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Research

AG Sock

 

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AG Sock

Group Leader:

PD Dr. rer. nat. Elisabeth Sock

  • Tätigkeit: Wissenschaftliche Assistentin
  • Organisation: Institut für Biochemie
  • Abteilung: Lehrstuhl für Biochemie und Pathobiochemie (Prof. Dr. Wegner)
  • Telefonnummer: +49 9131 85-24639
  • E-Mail: elisabeth.sock@fau.de

Staff
Publications

Research Focus

Transcription factors of the Sox family are important developmental regulators. They contain a high-mobility-group box as sequence-specific DNA-binding domain. The twenty mammalian Sox proteins can be subdivided into 10 groups according to sequence homology. We analyse the functions of the groupC proteins Sox4, Sox11 and Sox12 in nervous system development. The three proteins are highly homologous and show similar DNA binding properties and transactivation potential in vitro. All SoxC proteins are widely and dynamically expressed during mouse embryogenesis and are associated with many inductive and remodeling processes during vertebrate tissue and organ development. They are also involved in many diseases and regenerative processes, most prominently in tumor formation and progression. Expression patterns of the three proteins show extensive overlap complicating determination of developmental roles. The corresponding mouse mutants have revealed essential developmental functions for Sox4 and Sox11. Sox4 is required for heart and outflow tract formation, B cell development, T cell differentiation, pancreas and skeletal development. We could show that Sox11 is likewise involved in heart and outflow tract formation, and has additional roles in skeletal development, spleen formation and the developing anterior eye segment. Both deficiencies are lethal. Our analysis of Sox12-deficient mice, in contrast, revealed no overt phenotypic abnormalities.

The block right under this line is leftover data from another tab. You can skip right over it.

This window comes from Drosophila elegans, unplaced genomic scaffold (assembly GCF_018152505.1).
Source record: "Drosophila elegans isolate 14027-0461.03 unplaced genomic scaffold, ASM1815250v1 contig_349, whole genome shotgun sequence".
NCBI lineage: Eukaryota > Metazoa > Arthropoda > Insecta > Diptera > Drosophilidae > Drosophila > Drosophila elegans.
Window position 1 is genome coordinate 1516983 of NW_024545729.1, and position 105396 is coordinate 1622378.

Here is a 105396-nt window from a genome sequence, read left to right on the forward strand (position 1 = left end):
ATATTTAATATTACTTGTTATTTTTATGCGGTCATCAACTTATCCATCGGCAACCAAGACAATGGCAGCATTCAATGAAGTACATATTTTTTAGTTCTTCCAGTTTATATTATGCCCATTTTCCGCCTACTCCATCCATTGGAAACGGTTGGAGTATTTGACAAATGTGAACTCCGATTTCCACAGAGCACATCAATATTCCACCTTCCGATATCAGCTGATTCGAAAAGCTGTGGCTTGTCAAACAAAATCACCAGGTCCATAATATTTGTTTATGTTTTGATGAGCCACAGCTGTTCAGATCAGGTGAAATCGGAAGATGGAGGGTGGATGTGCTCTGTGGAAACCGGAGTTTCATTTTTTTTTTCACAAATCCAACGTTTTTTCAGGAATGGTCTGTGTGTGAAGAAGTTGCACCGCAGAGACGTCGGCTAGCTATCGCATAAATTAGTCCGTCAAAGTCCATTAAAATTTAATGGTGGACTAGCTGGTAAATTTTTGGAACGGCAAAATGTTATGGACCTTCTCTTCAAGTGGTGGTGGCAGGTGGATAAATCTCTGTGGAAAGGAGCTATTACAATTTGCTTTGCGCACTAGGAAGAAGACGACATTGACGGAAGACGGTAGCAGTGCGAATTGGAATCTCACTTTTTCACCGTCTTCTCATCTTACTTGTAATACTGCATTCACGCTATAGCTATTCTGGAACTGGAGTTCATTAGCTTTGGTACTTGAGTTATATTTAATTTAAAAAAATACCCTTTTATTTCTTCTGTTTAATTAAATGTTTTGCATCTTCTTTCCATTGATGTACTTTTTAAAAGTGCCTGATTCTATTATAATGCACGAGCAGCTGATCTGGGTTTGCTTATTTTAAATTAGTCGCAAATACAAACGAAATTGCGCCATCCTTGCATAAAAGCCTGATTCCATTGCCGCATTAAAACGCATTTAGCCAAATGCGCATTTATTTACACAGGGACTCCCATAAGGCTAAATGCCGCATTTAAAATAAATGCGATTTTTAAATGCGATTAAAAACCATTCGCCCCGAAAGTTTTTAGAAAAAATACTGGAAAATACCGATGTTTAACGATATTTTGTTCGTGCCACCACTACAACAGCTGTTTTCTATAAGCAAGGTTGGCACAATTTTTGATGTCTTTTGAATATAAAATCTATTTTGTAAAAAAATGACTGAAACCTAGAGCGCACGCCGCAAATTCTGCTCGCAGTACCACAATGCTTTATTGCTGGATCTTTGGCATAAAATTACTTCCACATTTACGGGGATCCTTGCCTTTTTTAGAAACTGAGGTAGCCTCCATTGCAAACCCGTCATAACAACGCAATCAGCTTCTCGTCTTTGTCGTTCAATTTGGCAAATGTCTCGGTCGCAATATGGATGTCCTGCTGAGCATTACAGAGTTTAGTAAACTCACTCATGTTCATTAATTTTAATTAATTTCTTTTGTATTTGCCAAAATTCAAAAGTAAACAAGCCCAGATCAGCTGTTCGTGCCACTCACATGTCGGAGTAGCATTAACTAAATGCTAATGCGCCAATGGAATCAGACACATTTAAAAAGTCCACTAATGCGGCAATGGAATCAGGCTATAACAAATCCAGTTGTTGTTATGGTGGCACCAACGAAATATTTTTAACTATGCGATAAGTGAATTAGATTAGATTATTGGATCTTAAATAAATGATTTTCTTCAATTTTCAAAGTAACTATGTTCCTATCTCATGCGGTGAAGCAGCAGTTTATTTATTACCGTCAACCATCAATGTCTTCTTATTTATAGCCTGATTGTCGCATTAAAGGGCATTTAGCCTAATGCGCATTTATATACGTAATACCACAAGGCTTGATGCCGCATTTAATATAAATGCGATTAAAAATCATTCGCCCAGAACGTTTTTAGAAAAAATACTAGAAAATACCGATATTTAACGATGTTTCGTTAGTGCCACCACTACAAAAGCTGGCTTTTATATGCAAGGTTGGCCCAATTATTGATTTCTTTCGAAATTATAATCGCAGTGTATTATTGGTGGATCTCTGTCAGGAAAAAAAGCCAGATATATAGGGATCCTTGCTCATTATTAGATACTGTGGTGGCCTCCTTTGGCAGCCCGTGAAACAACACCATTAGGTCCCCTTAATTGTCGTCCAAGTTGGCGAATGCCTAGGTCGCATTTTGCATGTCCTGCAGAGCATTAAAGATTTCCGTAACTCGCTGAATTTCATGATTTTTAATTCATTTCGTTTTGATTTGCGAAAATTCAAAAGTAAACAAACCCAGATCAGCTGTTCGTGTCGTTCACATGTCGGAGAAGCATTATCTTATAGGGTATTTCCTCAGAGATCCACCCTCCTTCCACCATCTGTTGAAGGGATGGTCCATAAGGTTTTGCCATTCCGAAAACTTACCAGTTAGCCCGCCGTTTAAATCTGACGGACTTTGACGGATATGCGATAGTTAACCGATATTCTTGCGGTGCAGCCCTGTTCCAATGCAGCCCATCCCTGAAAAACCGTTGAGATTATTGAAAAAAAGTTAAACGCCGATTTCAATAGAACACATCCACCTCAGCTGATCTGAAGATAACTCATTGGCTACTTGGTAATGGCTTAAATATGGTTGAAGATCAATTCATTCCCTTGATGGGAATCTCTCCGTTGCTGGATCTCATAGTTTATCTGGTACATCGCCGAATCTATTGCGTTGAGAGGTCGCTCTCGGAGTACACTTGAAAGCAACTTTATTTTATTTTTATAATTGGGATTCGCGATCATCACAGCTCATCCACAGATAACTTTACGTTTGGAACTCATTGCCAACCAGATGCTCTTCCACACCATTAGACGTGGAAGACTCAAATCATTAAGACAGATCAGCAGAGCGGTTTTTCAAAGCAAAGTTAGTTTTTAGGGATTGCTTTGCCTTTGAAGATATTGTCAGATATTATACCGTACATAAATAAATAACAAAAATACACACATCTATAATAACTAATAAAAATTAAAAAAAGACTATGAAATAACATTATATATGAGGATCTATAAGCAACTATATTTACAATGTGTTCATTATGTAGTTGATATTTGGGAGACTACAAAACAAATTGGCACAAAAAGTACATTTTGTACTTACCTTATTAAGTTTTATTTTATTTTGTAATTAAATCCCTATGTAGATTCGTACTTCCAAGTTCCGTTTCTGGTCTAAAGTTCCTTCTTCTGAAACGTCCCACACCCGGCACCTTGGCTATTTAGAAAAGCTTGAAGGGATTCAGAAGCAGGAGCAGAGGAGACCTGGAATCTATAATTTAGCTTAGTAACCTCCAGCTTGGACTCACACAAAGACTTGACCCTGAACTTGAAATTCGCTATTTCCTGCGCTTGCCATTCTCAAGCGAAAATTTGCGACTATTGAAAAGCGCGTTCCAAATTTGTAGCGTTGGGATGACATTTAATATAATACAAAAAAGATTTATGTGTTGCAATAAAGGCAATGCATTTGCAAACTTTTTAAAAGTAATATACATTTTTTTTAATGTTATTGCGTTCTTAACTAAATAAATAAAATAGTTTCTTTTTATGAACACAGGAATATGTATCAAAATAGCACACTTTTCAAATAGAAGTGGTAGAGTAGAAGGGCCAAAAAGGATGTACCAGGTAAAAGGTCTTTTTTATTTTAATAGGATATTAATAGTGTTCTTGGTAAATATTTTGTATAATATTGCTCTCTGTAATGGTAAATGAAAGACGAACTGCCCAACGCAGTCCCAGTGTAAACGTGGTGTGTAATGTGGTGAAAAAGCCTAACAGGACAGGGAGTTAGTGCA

Despite the well documented expression patterns, analyses of mouse mutants with single SoxC gene deficiencies have failed to reveal major defects in nervous system development. This absence of overt neural phenotypes has led to the assumption that SoxC proteins may function redundantly during nervous system development so that their role may only become evident in mice with multiple SoxC gene deficiencies.

Our goal is to unravel SoxC functions in the nervous system using conditional mouse mutagenesis, gene knock-down and overexpression strategies in the chicken embryo, as well as tissue culture and molecular biology methods.

Recently, we could show for the sympathetic nervous system that in the absence of both Sox4 and Sox11, sympathetic ganglia remain hypoplastic throughout embryogenesis because of consecutive proliferation and survival defects of sympathetic neurons. As a consequence, sympathetic ganglia are rudimentary in the adult and sympathetic innervation of target tissues is impaired leading to severe dysautonomia.